This could also have been called Night of the Angel Killers. First of all there's Dresser, a bassist who plays the instrument like a drum and a guitar simultaneously. Next, Fred Frith who brought his entire bag of tricks to this gig in 1994: there's his electric guitar, but his guitar-on-the-table, his piano, an organ, and his violin. Finally, the most interesting part of this trio is Ikue Mori and her drum machines. While there are nine titles here, or selections, this is one long show where noodling, amusement, audience taunting, and true group improvisation take place. There is at least 15 minutes where everybody is trying to feel each other out in this trio. They aren't so worried about making coherent sonic statements as they are in investigating what the other two have to offer during the set. About 25 minutes in the heat gets turned up before it turns into a free for all that melts molten steel. Stuff is flying around so fast and furious, particularly from Mori and Dresser it turns out it was a good thing that Frith brought his arsenal just to be able to participate. Mori has so many sounds for a person who plays drum machines. She underscores Dresser's bowing with an atmospheric texture so pliable, it allows him to create a polyrhythmic response before Frith starts sawing away on the violin to move it up another notch! By the time we are into the last ten minutes or so, everything begins to come back toward some semblance of sonic reality, but only so far. Mori and Frith now are stretching concepts of time and space, as Dresser is content to pad his way through to the end, which is just what he should do. Movement is no longer delineated by rhythm, but by empty space and the few items left to fill it. The set whispers to a close just before one final bang from all three and the listener (as I suppose the audience was also) left wondering just what it was they just witnessed with their ears and minds. Later... is a completely joyous outside effort from a trio of fires from inner worlds.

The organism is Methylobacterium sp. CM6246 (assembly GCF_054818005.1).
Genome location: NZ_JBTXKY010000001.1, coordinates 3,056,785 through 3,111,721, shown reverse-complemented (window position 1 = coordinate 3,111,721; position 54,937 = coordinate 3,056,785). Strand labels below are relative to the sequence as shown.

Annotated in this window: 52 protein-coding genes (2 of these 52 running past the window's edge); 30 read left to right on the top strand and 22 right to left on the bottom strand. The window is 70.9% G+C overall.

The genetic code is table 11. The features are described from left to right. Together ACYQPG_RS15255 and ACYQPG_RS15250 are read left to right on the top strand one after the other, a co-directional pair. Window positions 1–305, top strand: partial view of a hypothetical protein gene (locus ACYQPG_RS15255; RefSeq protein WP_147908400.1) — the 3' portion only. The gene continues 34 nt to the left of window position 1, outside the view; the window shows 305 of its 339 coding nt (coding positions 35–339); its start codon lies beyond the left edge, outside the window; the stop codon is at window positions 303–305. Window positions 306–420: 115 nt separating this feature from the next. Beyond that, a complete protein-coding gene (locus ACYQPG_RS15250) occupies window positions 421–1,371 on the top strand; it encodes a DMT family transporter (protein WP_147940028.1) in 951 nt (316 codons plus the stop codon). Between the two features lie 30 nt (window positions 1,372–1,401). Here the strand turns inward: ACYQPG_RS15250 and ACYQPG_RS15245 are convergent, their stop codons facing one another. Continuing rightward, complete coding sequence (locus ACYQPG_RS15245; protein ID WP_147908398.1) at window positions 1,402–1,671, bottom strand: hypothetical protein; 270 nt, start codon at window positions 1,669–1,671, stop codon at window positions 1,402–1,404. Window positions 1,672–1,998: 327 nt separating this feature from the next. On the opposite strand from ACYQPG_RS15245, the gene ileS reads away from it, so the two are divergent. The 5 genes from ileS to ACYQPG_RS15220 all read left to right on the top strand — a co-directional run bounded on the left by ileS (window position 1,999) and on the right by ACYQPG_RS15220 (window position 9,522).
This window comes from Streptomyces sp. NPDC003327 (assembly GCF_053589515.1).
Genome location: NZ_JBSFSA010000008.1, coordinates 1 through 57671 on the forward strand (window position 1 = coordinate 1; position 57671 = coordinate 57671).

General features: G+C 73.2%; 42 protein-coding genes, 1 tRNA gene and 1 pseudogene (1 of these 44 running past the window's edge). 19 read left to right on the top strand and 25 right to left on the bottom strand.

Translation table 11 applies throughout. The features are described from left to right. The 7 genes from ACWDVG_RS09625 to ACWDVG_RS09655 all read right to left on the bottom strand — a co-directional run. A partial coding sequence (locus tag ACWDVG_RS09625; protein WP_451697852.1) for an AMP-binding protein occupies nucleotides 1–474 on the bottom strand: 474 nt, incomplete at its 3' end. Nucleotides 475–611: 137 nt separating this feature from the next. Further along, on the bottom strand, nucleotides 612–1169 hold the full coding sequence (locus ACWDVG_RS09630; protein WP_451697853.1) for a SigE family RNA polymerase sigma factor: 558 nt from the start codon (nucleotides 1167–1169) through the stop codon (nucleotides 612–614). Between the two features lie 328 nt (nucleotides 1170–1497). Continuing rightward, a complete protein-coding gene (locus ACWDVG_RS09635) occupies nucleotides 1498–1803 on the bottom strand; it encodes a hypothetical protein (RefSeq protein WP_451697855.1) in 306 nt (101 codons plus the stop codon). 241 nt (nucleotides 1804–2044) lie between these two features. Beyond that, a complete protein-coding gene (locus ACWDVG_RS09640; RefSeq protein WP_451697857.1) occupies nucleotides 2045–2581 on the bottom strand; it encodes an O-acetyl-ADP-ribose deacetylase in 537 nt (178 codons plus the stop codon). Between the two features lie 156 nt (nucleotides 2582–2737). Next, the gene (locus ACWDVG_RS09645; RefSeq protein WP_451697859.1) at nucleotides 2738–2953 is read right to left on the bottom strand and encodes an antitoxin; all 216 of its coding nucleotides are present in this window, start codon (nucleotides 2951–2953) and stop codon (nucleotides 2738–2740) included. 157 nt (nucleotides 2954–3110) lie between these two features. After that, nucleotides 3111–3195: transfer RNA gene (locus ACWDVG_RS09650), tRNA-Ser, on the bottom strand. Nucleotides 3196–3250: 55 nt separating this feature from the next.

Share this page
AllMusic Review by Thom Jurek